It's quite small but clearly visible, and intermediate regions often don't display it. This suggests to me that it may be picking up on something very old, but I'm not sure if it's telling us there's something actually Ethio-Somali like there. Rather it may be picking up on an ancestry source shared between Ethio-Somalis and Europeans.

    With ADMIXTURE it's difficult to tell exactly what's happening, which is one reason why it's less favored for use in analyses lately.

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    You mean dark green? Light is north africa? Could be related to basal eurasian / deep ancestry. It’s higher in north africa, arabia, and southern europe. Lesser amounts in europe and west asia. And then absent in south asia

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    Yep dark green.

    Quote Originally Posted by Psynome View Post
    If you click the link to the article in the OP and go to the ADMIXTURE figures with maps, you'll see the light green Ethio-Somali component extend into Greece and Anatolia. Looking at the bar graphs you can see trace amounts in a variety of European populations at the highest K value.

    It's quite small but clearly visible, and intermediate regions often don't display it. This suggests to me that it may be picking up on something very old, but I'm not sure if it's telling us there's something actually Ethio-Somali like there. Rather it may be picking up on an ancestry source shared between Ethio-Somalis and Europeans.

    With ADMIXTURE it's difficult to tell exactly what's happening, which is one reason why it's less favored for use in analyses lately.
    If you look at the maps, there's actually no datapoints in Anatolia, Greece or southern Spain, the green color there is purely due to interpolation between places where samples do exist.
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    Quote Originally Posted by Ryukendo View Post
    Yep dark green.



    If you look at the maps, there's actually no datapoints in Anatolia, Greece or southern Spain, the green color there is purely due to interpolation between places where samples do exist.
    Thanks for clearing that up. How about the component apparently showing up in French Basques, Tuscans and the like? Doesn't that seem a bit off? I'm just looking at the ADMIXTURE graphs in the figure.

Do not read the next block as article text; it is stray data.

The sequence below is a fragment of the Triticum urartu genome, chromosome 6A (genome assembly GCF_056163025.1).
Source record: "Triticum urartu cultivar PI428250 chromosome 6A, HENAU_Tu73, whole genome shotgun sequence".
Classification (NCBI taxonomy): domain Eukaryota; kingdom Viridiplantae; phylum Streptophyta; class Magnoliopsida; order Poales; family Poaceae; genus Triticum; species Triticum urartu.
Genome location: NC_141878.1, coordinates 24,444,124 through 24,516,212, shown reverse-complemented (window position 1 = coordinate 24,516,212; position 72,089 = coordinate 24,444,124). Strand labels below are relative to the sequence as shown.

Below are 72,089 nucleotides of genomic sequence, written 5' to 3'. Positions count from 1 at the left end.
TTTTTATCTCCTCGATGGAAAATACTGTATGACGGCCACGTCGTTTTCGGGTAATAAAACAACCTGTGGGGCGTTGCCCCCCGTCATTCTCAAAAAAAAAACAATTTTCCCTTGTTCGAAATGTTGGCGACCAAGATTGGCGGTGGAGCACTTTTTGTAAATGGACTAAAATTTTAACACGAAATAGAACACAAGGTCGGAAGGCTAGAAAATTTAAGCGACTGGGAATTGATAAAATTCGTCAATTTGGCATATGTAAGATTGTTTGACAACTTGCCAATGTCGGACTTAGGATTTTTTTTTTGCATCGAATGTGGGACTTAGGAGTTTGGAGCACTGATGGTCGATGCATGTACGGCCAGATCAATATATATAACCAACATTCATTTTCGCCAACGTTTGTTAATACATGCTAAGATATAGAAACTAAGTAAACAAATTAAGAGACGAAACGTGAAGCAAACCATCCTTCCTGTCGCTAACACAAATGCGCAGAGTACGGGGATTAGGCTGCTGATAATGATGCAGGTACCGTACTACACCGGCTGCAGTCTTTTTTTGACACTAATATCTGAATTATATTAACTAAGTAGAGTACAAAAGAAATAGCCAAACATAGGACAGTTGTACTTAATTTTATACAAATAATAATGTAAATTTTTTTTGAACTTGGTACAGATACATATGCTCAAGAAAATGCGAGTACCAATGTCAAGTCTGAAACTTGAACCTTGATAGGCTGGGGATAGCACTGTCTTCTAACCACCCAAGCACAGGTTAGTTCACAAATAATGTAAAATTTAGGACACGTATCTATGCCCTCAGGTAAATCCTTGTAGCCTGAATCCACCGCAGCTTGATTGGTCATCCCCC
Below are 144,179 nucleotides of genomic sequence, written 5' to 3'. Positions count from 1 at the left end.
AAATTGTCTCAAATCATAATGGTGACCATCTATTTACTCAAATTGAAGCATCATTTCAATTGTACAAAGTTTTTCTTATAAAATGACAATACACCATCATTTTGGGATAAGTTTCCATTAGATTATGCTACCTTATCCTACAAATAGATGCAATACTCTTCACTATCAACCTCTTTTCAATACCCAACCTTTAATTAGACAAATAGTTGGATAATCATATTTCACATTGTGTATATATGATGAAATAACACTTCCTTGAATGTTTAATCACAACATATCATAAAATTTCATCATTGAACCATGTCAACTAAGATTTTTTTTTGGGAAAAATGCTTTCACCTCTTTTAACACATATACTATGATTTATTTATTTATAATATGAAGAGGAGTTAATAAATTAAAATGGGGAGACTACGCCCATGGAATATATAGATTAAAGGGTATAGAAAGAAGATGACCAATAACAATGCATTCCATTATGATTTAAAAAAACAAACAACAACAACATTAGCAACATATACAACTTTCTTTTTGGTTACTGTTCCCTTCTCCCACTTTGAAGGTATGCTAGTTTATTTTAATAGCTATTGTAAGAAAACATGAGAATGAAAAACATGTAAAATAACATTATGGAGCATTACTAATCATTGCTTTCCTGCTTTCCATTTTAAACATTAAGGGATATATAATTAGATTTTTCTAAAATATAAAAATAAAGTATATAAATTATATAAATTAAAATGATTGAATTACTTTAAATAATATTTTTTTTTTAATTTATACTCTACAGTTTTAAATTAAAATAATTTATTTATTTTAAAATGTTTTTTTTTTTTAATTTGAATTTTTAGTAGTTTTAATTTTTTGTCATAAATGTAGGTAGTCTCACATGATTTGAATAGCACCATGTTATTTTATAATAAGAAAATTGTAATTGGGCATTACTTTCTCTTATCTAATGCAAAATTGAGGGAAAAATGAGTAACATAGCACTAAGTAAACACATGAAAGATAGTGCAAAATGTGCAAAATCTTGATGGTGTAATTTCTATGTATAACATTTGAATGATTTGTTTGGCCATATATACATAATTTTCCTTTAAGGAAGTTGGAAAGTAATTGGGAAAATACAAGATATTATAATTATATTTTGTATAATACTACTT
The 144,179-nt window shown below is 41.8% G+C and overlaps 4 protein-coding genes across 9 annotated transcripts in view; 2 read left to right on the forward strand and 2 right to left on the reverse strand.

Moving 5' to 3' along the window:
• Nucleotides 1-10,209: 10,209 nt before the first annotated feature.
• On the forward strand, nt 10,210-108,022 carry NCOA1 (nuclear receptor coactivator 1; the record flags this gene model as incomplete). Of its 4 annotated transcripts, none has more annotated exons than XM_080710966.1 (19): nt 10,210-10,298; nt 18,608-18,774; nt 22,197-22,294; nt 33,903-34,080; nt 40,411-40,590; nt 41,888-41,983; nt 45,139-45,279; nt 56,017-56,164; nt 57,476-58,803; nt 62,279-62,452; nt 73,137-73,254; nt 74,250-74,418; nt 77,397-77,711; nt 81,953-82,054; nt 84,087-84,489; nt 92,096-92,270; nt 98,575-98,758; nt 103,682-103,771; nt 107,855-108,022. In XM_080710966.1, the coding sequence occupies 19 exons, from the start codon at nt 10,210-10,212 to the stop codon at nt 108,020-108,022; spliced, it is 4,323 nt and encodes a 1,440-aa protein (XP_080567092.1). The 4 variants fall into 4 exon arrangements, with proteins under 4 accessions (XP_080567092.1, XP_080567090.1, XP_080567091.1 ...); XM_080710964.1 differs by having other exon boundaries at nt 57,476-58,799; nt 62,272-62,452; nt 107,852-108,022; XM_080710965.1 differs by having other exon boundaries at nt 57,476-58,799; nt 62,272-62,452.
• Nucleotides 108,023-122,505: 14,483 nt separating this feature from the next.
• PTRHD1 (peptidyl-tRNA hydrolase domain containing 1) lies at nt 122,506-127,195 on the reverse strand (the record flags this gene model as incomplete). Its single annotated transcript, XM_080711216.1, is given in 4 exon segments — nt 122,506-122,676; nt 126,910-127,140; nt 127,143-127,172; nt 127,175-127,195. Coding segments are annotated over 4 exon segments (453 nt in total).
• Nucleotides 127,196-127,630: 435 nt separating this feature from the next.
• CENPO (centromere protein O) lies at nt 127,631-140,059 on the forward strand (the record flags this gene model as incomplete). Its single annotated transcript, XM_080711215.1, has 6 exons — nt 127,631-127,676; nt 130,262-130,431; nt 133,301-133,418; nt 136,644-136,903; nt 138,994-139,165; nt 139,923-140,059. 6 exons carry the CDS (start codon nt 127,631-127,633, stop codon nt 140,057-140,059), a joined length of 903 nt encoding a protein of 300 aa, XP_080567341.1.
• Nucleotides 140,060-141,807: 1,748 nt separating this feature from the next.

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    Yes ADMIXTURE identifies some very interesting things particularly when it comes to African populations. For example I've seen it repeatedly determine the difference between Dinka/Dinka-related peoples and the east-African side of Horn of Africans, something that has been obvious to me for quite a while but nice to see vindicated sometimes.

    F1.large (1).jpg

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    No it's meaningless and outdated study without ancient data.

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    Quote Originally Posted by Ryukendo View Post
    Even if the ratios of the three ancestries have to be shifted a bit, something like them is probably not too far from the real thing.
    Crazy stuff. Lank and I theorized what you did almost a decade ago now. We both suspected that Ethio-Somali might be representing a real population which we suspected was early Cushites who were possibly more MENA than current Horners and it seems that when you use Kenyan Pastoral Neolithic samples for Horners something close to the Ethio-Somali picture appears:




    Mota related ancestry is abysmally depleted in this model because these Pastoral Neolithic samples have a lot of Mota-like ancestry but you get the gist. I suspect that when a pure Neolithic Cushite is found, meaning one that is just a straight mixture between Dinka-like people in Sudan and pre-historic Egyptians, this model will shift toward significant Mota admixture appearing across the board (5-15%) for all populations and perhaps even the extra South-Sudanese stuff disappearing as it might be showing up in Horners above to compensate for the lower amounts in the Pastoral Neolithic samples due to Mota-related admixture. Or Horners just did in fact gain real extra Nilo-Saharan admixture somehow which sorta fits with how studies showing an Ethio-Somali cluster like Hobson et al. always showed some extra Nilo-Saharan ancestry outside of the component:

     





    Either way I think the gist of Horners' history and genetic ancestry is:

    * Neolithic Sudanese people expand into the Horn around 3000 BCE and bring Cushitic, pottery, grain collecting with eventually locally developed farming, cattle, goats, sheep, donkeys, shepherd/hunting dogs, bows and arrows, rock art and carvings, stelaes, burial mounds, cairns, dolmens and about 60-80% or more of the ancestry in nearly all Cushites and Ethiosemites.

    * Gradual mixing over-time occurs in varying degrees with native Horn Hunter-Gatherers who would have resembled Mota with populations tracing anything from 5 to 20% or so of their ancestry to them.

    * Southern Arabians begin to enter the Horn around 1000 BCE and over-time bring things like Proto-Ethiosemitic, metallurgy, writing, monumental architecture, new agricultural techniques, camel domestication and admixture into the local livestock like asiatic cattle that mix with the local longhorns while contributing to anything from 5 to 30% of Horners' ancestry.

    No great changes outside of internal migrations and mixing occur after this with the Horn remaining pretty much the result of these migrations and intermixture by periods like
    when Aksum is around and the Middle-Ages. I could be wrong and some odd curveballs like the South-Sudanese being legit and metallurgy and stuff predating Arabians in some areas or not entirely coming from them could be the case (Horn archaeology really needs some work) but that's just the sense I get from the data I've seen for now.
    Last edited by Awale; 06-21-2021 at 07:03 AM.